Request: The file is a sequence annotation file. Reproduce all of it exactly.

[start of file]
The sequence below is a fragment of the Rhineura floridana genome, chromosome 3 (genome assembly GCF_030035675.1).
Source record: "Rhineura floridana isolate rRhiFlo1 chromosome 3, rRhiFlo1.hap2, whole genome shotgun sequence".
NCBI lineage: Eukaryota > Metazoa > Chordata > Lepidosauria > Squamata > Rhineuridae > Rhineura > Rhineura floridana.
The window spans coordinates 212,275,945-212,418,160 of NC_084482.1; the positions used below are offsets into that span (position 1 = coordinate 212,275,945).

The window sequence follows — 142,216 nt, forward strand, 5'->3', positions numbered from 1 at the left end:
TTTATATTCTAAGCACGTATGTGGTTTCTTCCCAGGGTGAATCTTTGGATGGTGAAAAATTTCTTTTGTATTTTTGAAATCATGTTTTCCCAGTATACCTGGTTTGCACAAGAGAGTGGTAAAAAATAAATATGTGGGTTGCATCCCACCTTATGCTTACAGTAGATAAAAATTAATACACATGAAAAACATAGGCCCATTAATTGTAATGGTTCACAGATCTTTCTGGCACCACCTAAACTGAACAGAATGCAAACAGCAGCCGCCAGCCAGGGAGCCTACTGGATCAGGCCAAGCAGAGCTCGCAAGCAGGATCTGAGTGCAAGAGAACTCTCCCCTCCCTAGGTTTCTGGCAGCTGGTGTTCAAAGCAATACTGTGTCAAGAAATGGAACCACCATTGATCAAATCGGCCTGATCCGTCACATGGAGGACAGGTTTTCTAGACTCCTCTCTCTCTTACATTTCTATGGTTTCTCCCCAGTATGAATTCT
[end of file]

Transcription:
The sequence below is a fragment of the Rhineura floridana genome, chromosome 3 (genome assembly GCF_030035675.1).
Source record: "Rhineura floridana isolate rRhiFlo1 chromosome 3, rRhiFlo1.hap2, whole genome shotgun sequence".
NCBI lineage: Eukaryota > Metazoa > Chordata > Lepidosauria > Squamata > Rhineuridae > Rhineura > Rhineura floridana.
The window spans coordinates 212,275,945-212,418,160 of NC_084482.1; the positions used below are offsets into that span (position 1 = coordinate 212,275,945).

The window sequence follows — 142,216 nt, forward strand, 5'->3', positions numbered from 1 at the left end:
TTTATATTCTAAGCACGTATGTGGTTTCTTCCCAGGGTGAATCTTTGGATGGTGAAAAATTTCTTTTGTATTTTTGAAATCATGTTTTCCCAGTATACCTGGTTTGCACAAGAGAGTGGTAAAAAATAAATATGTGGGTTGCATCCCACCTTATGCTTACAGTAGATAAAAATTAATACACATGAAAAACATAGGCCCATTAATTGTAATGGTTCACAGATCTTTCTGGCACCACCTAAACTGAACAGAATGCAAACAGCAGCCGCCAGCCAGGGAGCCTACTGGATCAGGCCAAGCAGAGCTCGCAAGCAGGATCTGAGTGCAAGAGAACTCTCCCCTCCCTAGGTTTCTGGCAGCTGGTGTTCAAAGCAATACTGTGTCAAGAAATGGAACCACCATTGATCAAATCGGCCTGATCCGTCACATGGAGGACAGGTTTTCTAGACTCCTCTCTCTCTTACATTTCTATGGTTTCTCCCCAGTATGAATTCT